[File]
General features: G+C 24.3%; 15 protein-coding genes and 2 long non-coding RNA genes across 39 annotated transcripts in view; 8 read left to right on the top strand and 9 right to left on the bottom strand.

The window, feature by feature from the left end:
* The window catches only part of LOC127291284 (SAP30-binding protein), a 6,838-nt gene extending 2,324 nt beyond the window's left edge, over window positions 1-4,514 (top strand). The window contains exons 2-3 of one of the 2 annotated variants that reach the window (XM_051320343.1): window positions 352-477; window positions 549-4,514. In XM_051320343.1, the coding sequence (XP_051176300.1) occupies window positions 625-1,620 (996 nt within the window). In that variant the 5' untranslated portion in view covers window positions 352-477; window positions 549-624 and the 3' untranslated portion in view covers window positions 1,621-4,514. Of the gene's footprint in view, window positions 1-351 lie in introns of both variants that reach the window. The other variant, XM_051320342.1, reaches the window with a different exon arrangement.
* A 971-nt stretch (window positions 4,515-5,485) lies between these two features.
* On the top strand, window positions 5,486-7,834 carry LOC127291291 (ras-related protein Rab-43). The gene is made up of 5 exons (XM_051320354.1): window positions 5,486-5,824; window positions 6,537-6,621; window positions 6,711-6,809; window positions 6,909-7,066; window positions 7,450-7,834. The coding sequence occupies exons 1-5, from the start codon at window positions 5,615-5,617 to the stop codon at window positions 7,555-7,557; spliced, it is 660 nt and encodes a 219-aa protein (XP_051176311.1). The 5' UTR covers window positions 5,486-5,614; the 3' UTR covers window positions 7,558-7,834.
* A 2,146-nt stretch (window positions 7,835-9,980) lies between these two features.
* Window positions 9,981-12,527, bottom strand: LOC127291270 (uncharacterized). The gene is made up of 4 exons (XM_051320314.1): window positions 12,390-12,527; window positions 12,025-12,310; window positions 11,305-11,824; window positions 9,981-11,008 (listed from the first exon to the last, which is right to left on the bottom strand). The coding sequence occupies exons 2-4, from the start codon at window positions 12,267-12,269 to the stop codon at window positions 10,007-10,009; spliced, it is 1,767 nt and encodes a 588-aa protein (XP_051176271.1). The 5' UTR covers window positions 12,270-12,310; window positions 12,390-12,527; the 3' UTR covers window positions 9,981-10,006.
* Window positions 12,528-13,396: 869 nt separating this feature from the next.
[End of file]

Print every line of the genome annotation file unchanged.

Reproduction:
General features: G+C 24.3%; 15 protein-coding genes and 2 long non-coding RNA genes across 39 annotated transcripts in view; 8 read left to right on the top strand and 9 right to left on the bottom strand.

The window, feature by feature from the left end:
* The window catches only part of LOC127291284 (SAP30-binding protein), a 6,838-nt gene extending 2,324 nt beyond the window's left edge, over window positions 1-4,514 (top strand). The window contains exons 2-3 of one of the 2 annotated variants that reach the window (XM_051320343.1): window positions 352-477; window positions 549-4,514. In XM_051320343.1, the coding sequence (XP_051176300.1) occupies window positions 625-1,620 (996 nt within the window). In that variant the 5' untranslated portion in view covers window positions 352-477; window positions 549-624 and the 3' untranslated portion in view covers window positions 1,621-4,514. Of the gene's footprint in view, window positions 1-351 lie in introns of both variants that reach the window. The other variant, XM_051320342.1, reaches the window with a different exon arrangement.
* A 971-nt stretch (window positions 4,515-5,485) lies between these two features.
* On the top strand, window positions 5,486-7,834 carry LOC127291291 (ras-related protein Rab-43). The gene is made up of 5 exons (XM_051320354.1): window positions 5,486-5,824; window positions 6,537-6,621; window positions 6,711-6,809; window positions 6,909-7,066; window positions 7,450-7,834. The coding sequence occupies exons 1-5, from the start codon at window positions 5,615-5,617 to the stop codon at window positions 7,555-7,557; spliced, it is 660 nt and encodes a 219-aa protein (XP_051176311.1). The 5' UTR covers window positions 5,486-5,614; the 3' UTR covers window positions 7,558-7,834.
* A 2,146-nt stretch (window positions 7,835-9,980) lies between these two features.
* Window positions 9,981-12,527, bottom strand: LOC127291270 (uncharacterized). The gene is made up of 4 exons (XM_051320314.1): window positions 12,390-12,527; window positions 12,025-12,310; window positions 11,305-11,824; window positions 9,981-11,008 (listed from the first exon to the last, which is right to left on the bottom strand). The coding sequence occupies exons 2-4, from the start codon at window positions 12,267-12,269 to the stop codon at window positions 10,007-10,009; spliced, it is 1,767 nt and encodes a 588-aa protein (XP_051176271.1). The 5' UTR covers window positions 12,270-12,310; window positions 12,390-12,527; the 3' UTR covers window positions 9,981-10,006.
* Window positions 12,528-13,396: 869 nt separating this feature from the next.